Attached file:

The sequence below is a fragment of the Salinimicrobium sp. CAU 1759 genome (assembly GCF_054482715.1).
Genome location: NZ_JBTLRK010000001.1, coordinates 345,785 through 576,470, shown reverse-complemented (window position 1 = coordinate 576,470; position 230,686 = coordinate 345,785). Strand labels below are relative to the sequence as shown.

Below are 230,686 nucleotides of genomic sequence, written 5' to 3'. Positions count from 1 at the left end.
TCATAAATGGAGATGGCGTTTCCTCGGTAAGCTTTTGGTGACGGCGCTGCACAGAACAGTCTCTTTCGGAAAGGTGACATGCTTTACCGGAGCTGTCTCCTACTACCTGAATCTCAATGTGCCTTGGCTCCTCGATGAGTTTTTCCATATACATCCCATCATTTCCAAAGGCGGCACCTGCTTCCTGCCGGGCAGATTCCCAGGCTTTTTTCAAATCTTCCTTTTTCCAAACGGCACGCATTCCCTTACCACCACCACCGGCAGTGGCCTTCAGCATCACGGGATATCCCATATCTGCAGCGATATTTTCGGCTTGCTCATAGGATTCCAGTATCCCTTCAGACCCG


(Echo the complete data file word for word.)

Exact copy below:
The sequence below is a fragment of the Salinimicrobium sp. CAU 1759 genome (assembly GCF_054482715.1).
Genome location: NZ_JBTLRK010000001.1, coordinates 345,785 through 576,470, shown reverse-complemented (window position 1 = coordinate 576,470; position 230,686 = coordinate 345,785). Strand labels below are relative to the sequence as shown.

Below are 230,686 nucleotides of genomic sequence, written 5' to 3'. Positions count from 1 at the left end.
TCATAAATGGAGATGGCGTTTCCTCGGTAAGCTTTTGGTGACGGCGCTGCACAGAACAGTCTCTTTCGGAAAGGTGACATGCTTTACCGGAGCTGTCTCCTACTACCTGAATCTCAATGTGCCTTGGCTCCTCGATGAGTTTTTCCATATACATCCCATCATTTCCAAAGGCGGCACCTGCTTCCTGCCGGGCAGATTCCCAGGCTTTTTTCAAATCTTCCTTTTTCCAAACGGCACGCATTCCCTTACCACCACCACCGGCAGTGGCCTTCAGCATCACGGGATATCCCATATCTGCAGCGATATTTTCGGCTTGCTCATAGGATTCCAGTATCCCTTCAGACCCG